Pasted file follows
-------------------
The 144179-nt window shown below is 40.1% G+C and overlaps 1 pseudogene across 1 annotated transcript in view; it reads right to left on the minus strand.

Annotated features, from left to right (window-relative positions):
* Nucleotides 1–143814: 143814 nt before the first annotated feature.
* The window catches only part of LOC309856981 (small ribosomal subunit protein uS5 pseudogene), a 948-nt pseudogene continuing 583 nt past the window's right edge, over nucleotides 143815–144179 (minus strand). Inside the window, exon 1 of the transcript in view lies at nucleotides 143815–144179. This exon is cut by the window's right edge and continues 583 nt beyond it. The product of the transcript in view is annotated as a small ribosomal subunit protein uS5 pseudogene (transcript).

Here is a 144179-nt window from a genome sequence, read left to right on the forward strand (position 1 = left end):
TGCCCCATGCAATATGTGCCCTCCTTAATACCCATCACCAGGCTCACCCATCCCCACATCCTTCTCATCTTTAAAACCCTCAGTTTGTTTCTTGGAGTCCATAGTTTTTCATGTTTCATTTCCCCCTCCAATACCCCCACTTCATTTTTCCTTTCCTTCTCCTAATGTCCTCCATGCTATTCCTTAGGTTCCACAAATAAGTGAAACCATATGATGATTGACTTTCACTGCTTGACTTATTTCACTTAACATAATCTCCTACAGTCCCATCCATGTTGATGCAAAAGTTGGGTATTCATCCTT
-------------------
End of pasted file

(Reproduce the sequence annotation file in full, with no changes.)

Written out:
The 144179-nt window shown below is 40.1% G+C and overlaps 1 pseudogene across 1 annotated transcript in view; it reads right to left on the minus strand.

Annotated features, from left to right (window-relative positions):
* Nucleotides 1–143814: 143814 nt before the first annotated feature.
* The window catches only part of LOC309856981 (small ribosomal subunit protein uS5 pseudogene), a 948-nt pseudogene continuing 583 nt past the window's right edge, over nucleotides 143815–144179 (minus strand). Inside the window, exon 1 of the transcript in view lies at nucleotides 143815–144179. This exon is cut by the window's right edge and continues 583 nt beyond it. The product of the transcript in view is annotated as a small ribosomal subunit protein uS5 pseudogene (transcript).

Here is a 144179-nt window from a genome sequence, read left to right on the forward strand (position 1 = left end):
TGCCCCATGCAATATGTGCCCTCCTTAATACCCATCACCAGGCTCACCCATCCCCACATCCTTCTCATCTTTAAAACCCTCAGTTTGTTTCTTGGAGTCCATAGTTTTTCATGTTTCATTTCCCCCTCCAATACCCCCACTTCATTTTTCCTTTCCTTCTCCTAATGTCCTCCATGCTATTCCTTAGGTTCCACAAATAAGTGAAACCATATGATGATTGACTTTCACTGCTTGACTTATTTCACTTAACATAATCTCCTACAGTCCCATCCATGTTGATGCAAAAGTTGGGTATTCATCCTT